BaaS (bank-as-a-service) is the new black. One week ago former Barclays CEO Antony Jenkins has launched a new startup that aims to modernise the back office technology used by banks. 10x Future Technologies is working on a cloud-based core banking system — the technology that allows banks to hold deposits and accounts. Essentially, it’s the heart of banking. Antony Jenkins, who founded the company and serves as CEO, says in the statement: “Our core digital banking platform, based on advanced data modelling and database design, will allow financial services providers to develop a much deeper understanding of their clients, cut costs and deal with regulation.” Recently Starling Bank and Mondo, the latest two challenger banks to win their UK banking licenses, have placed open APIs at the forefront of their strategies to maximize their competitive advantage over their incumbent rivals. Application programming interfaces (APIs) are the pieces of software that allow two separate IT systems to communicate and interact with each other. Open APIs will allow both Starling Bank and Mondo to crowdsource the development of new products and services far more quickly and cheaply than they could manage on their own. This is a vital consideration for new entrants that have limited resources of their own and need to deploy a full service proposition.
Suresh Ramamurthi, an ex-Google engineer, and his wife Suchitra Padmanabhan, a former Wall Street banker, used their own savings to purchase the 124-year-old CBW Bank in Kansas. It was 2008, the height of the financial crisis, and CBW — then called Citizens Bank of Weir — was under orders from the Federal Deposit Insurance Corp. (FDIC) to cease operations due to inadequate capital reserves, ballooning levels of bad loans, and internal fraud. Over the last few years, the bank has become a secret weapon for other fintech companies (like Moven) as BaaS-platform, which rely on both its technology and status as a state-chartered bank to build their own businesses. Fintech companies are somewhat unusual in that they offer new consumer products in a heavily regulated space. Rather than applying for a charter themselves, these startups often find it much easier to work with a bank through open APIs that has passed regulatory muster and can already take insured customer deposits or loans. Fintech companies need to focus on what makes the payments work, and by working with a bank, it gets them to market faster and lets them focus on what makes them different. Right now in Asia-Pacific region BAASIS, a software platform with an API layer connecting banks and startups, helps to unify and transfer information from banks to fintech in a standardized manner, functioning of middleware and consists of a standardized suite of APIs that enables an effective flow of information. Fintech ventures and their systems do not need to communicate directly with the core banking. BAASIS is a pan-Asian platform, meaning that it will connect banks from different countries and allow fintech startups to easily scale from one market to another. This project will not only “help” by different marketing and coaching activities as most of accelerators do, but be responsible for technical launch of any fintechs (for seed-stage), as well as foreign fintechs to come to the region, and to help Asian fintechs to go abroad (scale).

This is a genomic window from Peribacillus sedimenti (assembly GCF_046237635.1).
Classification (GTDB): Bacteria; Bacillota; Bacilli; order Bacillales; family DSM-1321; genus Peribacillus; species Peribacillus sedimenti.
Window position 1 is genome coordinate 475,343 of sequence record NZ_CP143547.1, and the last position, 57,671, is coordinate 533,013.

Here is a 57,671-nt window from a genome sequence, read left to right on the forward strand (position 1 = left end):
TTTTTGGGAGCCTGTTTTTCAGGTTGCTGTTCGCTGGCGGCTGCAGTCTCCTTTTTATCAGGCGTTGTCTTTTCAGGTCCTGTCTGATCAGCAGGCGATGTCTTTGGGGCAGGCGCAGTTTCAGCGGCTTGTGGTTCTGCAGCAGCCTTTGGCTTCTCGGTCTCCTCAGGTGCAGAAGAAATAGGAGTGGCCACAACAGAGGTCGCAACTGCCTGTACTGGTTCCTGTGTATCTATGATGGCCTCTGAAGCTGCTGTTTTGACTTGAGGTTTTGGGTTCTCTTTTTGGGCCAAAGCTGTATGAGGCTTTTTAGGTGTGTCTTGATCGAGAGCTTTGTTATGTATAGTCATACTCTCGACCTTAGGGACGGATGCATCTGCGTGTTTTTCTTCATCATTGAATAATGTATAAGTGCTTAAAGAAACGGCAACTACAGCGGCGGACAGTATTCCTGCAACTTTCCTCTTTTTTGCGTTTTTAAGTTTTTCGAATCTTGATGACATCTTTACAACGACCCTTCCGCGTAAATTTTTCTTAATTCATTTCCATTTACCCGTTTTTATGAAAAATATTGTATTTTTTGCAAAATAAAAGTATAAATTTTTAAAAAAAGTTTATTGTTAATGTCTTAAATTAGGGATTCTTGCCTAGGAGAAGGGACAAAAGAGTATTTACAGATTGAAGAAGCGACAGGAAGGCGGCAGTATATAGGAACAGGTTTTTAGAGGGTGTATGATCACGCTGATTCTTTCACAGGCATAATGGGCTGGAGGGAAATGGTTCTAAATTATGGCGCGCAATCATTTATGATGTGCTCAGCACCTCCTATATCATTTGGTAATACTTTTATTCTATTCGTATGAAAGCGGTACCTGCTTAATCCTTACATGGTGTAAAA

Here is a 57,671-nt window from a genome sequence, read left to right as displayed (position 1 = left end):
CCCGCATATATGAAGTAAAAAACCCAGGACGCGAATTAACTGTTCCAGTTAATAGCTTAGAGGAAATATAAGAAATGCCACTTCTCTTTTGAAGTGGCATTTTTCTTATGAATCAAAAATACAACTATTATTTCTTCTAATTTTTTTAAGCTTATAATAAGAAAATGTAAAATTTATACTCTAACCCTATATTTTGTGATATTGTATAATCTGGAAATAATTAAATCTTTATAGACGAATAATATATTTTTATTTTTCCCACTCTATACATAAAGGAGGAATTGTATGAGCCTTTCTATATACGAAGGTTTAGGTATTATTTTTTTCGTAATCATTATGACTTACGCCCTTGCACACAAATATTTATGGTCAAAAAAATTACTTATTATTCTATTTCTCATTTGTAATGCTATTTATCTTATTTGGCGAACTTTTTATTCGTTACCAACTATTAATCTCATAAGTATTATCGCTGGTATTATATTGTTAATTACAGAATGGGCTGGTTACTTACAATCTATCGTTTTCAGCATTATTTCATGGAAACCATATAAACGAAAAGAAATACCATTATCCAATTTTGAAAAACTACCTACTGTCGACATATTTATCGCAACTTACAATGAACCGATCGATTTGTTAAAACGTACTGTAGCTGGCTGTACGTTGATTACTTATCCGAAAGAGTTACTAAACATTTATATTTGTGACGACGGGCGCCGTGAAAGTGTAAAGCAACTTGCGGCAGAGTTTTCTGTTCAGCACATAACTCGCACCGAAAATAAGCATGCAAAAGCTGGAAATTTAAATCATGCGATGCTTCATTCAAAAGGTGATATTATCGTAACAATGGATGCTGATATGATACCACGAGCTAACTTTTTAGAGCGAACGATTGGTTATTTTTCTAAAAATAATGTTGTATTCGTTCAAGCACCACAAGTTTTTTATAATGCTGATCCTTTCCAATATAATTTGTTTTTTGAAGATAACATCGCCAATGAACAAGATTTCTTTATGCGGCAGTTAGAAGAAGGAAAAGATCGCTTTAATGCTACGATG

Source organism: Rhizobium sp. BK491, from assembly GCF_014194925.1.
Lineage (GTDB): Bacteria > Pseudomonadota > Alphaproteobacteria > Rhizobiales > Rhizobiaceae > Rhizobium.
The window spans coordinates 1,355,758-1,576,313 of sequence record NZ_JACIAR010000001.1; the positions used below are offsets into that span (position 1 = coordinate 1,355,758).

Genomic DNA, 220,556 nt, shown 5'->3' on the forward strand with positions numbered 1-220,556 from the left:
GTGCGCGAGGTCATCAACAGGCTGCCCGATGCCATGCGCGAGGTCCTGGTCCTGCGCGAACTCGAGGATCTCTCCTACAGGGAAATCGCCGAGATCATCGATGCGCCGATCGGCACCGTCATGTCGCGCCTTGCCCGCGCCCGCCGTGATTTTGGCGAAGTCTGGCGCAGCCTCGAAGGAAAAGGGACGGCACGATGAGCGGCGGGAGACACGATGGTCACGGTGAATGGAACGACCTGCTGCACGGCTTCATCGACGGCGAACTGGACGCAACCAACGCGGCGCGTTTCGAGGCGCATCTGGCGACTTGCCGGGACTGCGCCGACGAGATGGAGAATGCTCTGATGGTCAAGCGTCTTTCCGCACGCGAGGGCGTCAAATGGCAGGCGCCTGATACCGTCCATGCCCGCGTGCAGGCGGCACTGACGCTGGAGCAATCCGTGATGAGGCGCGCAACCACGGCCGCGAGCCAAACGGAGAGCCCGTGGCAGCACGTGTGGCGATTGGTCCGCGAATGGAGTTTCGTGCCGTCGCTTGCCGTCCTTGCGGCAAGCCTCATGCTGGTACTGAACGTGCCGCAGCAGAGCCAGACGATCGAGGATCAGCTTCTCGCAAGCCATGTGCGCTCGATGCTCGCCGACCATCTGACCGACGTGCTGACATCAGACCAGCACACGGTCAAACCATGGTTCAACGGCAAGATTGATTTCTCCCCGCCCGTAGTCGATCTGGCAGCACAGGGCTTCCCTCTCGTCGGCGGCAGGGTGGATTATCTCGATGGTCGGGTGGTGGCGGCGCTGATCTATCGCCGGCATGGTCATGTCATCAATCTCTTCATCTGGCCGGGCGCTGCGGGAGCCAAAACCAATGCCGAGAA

If you are you planning to be in Singapore on 14th of November – you can join a great event regarding demand and opportunities for BaaS with Chris Skinner and other fintech-stars.